Behind the Scenes With A Female Breadwinner – And A Mom
Hi all! I’m Liz, the Chief Mom Officer, and I’m so happy that Millennial Boss invited me over to her site today to talk all about one of my favorite subjects – being a breadwinning woman and mother of my family of five.
I’m going to tell you the background of how we got to this work arrangement, talk about some of the challenges, and discuss a bit about how we manage money together.
Background – Or How We Ended Up This Way
My husband and I have had a number of different working arrangements since we first me twenty years ago.
When we met, we both worked in similar jobs making similar amounts of money. But by the time we were married four years later, I made slightly more than he did, but we were still roughly equal.
As I finished my undergraduate degree, and later my MBA, my income skyrocketed while his stayed about the same.
Part of this is because we decided it made was best for me to work during the day, and him to work second shift or part time nights and weekends, so someone was always home to care for our kids.
Then my husband lost his job in 2009 when the place where he worked closed. In the middle of the Great Recession, jobs were hard to come by, and so he stayed at home with our (then two) sons while I worked full time.
Spouse Health Challenges Made Me the Breadwinner
In 2012 my husband went into septic shock following what was supposed to be a relatively straightforward surgery with “a 99% chance of everything going well” according to the surgery.
He was in a coma in the ICU for a week, and away from home over a month in the ICU/hospital/rehabilitation. He wasn’t able to work, care for the kids, or even look for work for a long time after that.
A few years afterward, he did try working part-time for about a year with UPS, but suffered extensive damage with that job directly connected to fallout from that original surgery.
He had to leave, and then undergo an extensive reconstructive surgery when our youngest son was six months old.
After a months-long recovery, he’s been a stay at home dad to our now-three sons ever since.
Over the years I’ve been through many different work arrangements, but one constant since we were married is that I’ve been the primary breadwinner.
Part of why I write today is to help and encourage other women who are experiencing the same thing.
According to the Center For American Progress, 42 percent of mothers are the sole or primary breadwinner for their families. And yet somehow, we always feel alone, and it’s something no one talks about.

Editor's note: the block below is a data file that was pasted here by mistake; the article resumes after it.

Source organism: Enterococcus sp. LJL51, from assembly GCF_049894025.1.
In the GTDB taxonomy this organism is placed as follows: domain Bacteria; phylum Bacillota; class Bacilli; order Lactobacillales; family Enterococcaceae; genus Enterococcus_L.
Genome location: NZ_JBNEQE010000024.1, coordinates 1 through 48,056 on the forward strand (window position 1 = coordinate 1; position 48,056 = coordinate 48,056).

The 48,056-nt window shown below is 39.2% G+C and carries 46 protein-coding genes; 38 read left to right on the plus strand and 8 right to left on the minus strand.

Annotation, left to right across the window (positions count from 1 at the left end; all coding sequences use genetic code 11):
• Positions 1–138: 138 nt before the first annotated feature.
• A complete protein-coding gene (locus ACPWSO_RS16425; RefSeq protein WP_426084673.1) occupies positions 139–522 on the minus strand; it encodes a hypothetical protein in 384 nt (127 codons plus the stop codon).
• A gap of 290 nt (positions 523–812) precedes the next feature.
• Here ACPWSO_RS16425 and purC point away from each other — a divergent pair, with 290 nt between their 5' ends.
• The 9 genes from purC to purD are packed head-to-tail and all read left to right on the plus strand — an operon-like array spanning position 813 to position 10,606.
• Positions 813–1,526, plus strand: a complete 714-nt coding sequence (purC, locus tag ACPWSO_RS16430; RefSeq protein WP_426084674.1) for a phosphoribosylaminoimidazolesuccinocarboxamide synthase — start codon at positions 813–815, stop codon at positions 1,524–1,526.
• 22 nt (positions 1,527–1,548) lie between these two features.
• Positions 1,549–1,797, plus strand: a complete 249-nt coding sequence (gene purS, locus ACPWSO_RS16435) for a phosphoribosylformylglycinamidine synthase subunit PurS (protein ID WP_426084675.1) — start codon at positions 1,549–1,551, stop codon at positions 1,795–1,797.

According to the Center For American Progress, 42 percent of mothers are the sole or primary breadwinner for their families.
The Challenges of Being the Family Breadwinner
There are some logistical challenges with being the primary breadwinner – some are the same regardless of gender, others are specific to being a breadwinning woman. Here are a few of the big challenges that I’ve seen over the past sixteen years.
- Societal Pressure – Despite that 42 percent figure above, people still look strangely at couples where the woman has the higher-powered job, and the man either has a lower-paying one or stays at home. Most seem to understand being the breadwinner when you’re a single mom, but not when you’re part of a couple. Even family, friends, and co-workers may say or imply that the woman in this relationship is being taken advantage of.
- The thing that annoys me about this is that no one says/thinks this when it’s the woman in the relationship who earns less or stays at home. No, that’s a good thing, and she’s a great mom doing wonderful things for her kids.
- Internal Feelings (yours and your partners) – If you and/or your partner were raised as part of a so-called “traditional” family where the man brings home the bacon and the mom stays at home or works for “pin money”, one, the other, or both of you might struggle with this arrangement. We internalize the way we were raised as the “right way”, and if we go against it we’ll struggle with how to feel. Women might feel resentment, and men may feel inadequate
- Stress – Being the breadwinner (or sole income earner, in my case) is stressful. Frankly I’m sure men experience the same sort of stress. What if I lose my job, become disabled, or get my pay cut? Since all the income and the insurance is through me, it can be stressful to think about all the things that could go wrong.
- Resentment – Both people in the relationship might struggle with resentment from time to time. From the woman’s perspective, it can be hard to see friends/co-workers/family members who “get to” stay a home, work a less stressful job, or launch their own business funded by their husband’s income. Honestly sometimes it’s hard for me when I head to work for, say, Veterans day and my husband and kids get to hang around the house, watch movies, and have fun instead. And from the man’s perspective, some may feel as if they’ve failed in the role they’re “supposed to have” as the primary breadwinner and income earner, they be resentful of the success of their wives and partners
I’m fortunate that some of these don’t apply in my situation-for example, my husband is my biggest cheerleader and is proud of my success rather than resentful.